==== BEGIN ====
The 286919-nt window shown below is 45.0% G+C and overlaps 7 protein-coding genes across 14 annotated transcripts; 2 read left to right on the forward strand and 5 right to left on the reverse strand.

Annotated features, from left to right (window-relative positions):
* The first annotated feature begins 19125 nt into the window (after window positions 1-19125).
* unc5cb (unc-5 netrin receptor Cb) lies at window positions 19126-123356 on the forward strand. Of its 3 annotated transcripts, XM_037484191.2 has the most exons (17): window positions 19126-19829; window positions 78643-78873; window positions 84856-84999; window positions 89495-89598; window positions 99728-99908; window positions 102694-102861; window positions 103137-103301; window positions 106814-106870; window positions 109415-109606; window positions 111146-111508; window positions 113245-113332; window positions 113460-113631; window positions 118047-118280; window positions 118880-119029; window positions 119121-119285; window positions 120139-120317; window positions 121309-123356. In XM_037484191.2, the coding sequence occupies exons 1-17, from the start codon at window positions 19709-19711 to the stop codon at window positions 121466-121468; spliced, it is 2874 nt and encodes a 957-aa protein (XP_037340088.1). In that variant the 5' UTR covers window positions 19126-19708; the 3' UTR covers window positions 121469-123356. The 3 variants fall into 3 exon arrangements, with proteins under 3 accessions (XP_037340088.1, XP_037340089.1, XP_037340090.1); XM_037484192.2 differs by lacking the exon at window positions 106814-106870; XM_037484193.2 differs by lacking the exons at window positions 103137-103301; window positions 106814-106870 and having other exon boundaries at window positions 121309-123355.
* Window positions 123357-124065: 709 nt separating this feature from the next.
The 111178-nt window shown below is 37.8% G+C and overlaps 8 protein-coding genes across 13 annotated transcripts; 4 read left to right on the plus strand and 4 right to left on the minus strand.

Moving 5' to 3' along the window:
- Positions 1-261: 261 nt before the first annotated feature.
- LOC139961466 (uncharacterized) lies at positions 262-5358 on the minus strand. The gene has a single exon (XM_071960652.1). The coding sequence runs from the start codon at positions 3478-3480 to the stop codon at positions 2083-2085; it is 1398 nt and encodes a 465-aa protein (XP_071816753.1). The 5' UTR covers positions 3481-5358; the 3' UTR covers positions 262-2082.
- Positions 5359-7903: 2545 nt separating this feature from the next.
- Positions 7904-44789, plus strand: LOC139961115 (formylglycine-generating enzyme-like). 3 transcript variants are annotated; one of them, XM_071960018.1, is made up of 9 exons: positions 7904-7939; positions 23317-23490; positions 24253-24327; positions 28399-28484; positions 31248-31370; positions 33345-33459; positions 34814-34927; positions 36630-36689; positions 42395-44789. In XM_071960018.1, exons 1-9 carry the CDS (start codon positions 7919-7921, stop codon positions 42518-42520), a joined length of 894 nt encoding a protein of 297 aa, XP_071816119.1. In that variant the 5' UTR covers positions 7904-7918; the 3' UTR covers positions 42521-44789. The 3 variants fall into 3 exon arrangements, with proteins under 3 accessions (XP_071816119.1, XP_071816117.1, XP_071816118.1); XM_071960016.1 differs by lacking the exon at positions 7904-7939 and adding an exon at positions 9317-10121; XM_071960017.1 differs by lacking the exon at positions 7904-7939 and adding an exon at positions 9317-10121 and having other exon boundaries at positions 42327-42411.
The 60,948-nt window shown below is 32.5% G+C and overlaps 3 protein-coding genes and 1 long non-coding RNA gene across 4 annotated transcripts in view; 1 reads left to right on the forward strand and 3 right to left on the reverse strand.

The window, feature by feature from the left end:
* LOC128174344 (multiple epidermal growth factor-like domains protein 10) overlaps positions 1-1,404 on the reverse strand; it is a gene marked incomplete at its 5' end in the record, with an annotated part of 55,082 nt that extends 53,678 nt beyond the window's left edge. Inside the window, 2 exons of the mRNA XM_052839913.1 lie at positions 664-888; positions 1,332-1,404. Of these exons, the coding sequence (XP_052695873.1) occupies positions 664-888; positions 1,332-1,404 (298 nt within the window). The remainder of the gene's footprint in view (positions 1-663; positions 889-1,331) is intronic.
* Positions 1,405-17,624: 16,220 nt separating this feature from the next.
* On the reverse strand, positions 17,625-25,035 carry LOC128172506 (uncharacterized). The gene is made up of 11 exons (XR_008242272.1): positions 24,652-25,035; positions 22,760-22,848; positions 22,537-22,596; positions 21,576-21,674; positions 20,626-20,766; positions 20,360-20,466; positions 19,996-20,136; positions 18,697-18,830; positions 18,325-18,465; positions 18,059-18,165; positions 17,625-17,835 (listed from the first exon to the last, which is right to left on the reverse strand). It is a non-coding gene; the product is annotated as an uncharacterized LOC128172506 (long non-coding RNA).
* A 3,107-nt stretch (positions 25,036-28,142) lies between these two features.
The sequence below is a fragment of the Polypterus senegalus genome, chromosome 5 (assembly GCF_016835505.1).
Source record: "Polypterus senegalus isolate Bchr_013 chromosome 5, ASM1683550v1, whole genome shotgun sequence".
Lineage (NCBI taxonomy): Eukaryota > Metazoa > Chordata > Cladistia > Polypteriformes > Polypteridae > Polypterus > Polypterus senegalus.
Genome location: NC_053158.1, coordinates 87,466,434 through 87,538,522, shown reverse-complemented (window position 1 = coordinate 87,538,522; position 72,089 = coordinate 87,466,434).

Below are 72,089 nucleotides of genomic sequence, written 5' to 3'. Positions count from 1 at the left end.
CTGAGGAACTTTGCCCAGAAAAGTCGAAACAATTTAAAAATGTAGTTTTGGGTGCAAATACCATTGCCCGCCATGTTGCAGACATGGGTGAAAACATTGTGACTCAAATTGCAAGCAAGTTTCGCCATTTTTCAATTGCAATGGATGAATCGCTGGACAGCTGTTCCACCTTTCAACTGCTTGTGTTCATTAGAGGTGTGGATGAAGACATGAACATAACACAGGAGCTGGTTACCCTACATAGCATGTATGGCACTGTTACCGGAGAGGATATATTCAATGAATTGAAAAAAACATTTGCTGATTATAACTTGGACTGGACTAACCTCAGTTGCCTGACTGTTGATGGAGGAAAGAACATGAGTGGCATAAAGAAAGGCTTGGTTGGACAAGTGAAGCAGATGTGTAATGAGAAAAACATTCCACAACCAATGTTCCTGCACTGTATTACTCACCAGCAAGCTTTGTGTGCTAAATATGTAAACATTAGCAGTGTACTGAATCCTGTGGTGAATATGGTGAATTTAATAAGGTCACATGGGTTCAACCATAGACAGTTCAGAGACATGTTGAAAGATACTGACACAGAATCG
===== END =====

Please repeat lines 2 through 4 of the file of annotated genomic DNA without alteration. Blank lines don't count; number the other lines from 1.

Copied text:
Annotated features, from left to right (window-relative positions):
* The first annotated feature begins 19125 nt into the window (after window positions 1-19125).
* unc5cb (unc-5 netrin receptor Cb) lies at window positions 19126-123356 on the forward strand. Of its 3 annotated transcripts, XM_037484191.2 has the most exons (17): window positions 19126-19829; window positions 78643-78873; window positions 84856-84999; window positions 89495-89598; window positions 99728-99908; window positions 102694-102861; window positions 103137-103301; window positions 106814-106870; window positions 109415-109606; window positions 111146-111508; window positions 113245-113332; window positions 113460-113631; window positions 118047-118280; window positions 118880-119029; window positions 119121-119285; window positions 120139-120317; window positions 121309-123356. In XM_037484191.2, the coding sequence occupies exons 1-17, from the start codon at window positions 19709-19711 to the stop codon at window positions 121466-121468; spliced, it is 2874 nt and encodes a 957-aa protein (XP_037340088.1). In that variant the 5' UTR covers window positions 19126-19708; the 3' UTR covers window positions 121469-123356. The 3 variants fall into 3 exon arrangements, with proteins under 3 accessions (XP_037340088.1, XP_037340089.1, XP_037340090.1); XM_037484192.2 differs by lacking the exon at window positions 106814-106870; XM_037484193.2 differs by lacking the exons at window positions 103137-103301; window positions 106814-106870 and having other exon boundaries at window positions 121309-123355.